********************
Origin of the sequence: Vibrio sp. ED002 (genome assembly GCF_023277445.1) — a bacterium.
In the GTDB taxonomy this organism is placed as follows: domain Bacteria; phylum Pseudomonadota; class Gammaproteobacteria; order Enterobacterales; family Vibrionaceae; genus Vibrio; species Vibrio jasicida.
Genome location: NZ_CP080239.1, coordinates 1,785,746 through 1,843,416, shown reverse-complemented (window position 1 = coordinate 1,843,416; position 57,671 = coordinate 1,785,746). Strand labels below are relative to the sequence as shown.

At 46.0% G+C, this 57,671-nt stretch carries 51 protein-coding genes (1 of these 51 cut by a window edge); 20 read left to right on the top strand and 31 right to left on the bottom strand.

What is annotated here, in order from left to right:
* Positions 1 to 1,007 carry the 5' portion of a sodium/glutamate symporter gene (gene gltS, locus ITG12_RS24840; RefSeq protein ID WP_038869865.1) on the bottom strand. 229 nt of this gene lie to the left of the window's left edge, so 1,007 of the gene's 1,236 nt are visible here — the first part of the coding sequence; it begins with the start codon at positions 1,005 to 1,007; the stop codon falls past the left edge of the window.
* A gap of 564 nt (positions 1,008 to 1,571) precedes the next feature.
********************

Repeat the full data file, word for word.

Origin of the sequence: Vibrio sp. ED002 (genome assembly GCF_023277445.1) — a bacterium.
In the GTDB taxonomy this organism is placed as follows: domain Bacteria; phylum Pseudomonadota; class Gammaproteobacteria; order Enterobacterales; family Vibrionaceae; genus Vibrio; species Vibrio jasicida.
Genome location: NZ_CP080239.1, coordinates 1,785,746 through 1,843,416, shown reverse-complemented (window position 1 = coordinate 1,843,416; position 57,671 = coordinate 1,785,746). Strand labels below are relative to the sequence as shown.

At 46.0% G+C, this 57,671-nt stretch carries 51 protein-coding genes (1 of these 51 cut by a window edge); 20 read left to right on the top strand and 31 right to left on the bottom strand.

What is annotated here, in order from left to right:
* Positions 1 to 1,007 carry the 5' portion of a sodium/glutamate symporter gene (gene gltS, locus ITG12_RS24840; RefSeq protein ID WP_038869865.1) on the bottom strand. 229 nt of this gene lie to the left of the window's left edge, so 1,007 of the gene's 1,236 nt are visible here — the first part of the coding sequence; it begins with the start codon at positions 1,005 to 1,007; the stop codon falls past the left edge of the window.
* A gap of 564 nt (positions 1,008 to 1,571) precedes the next feature.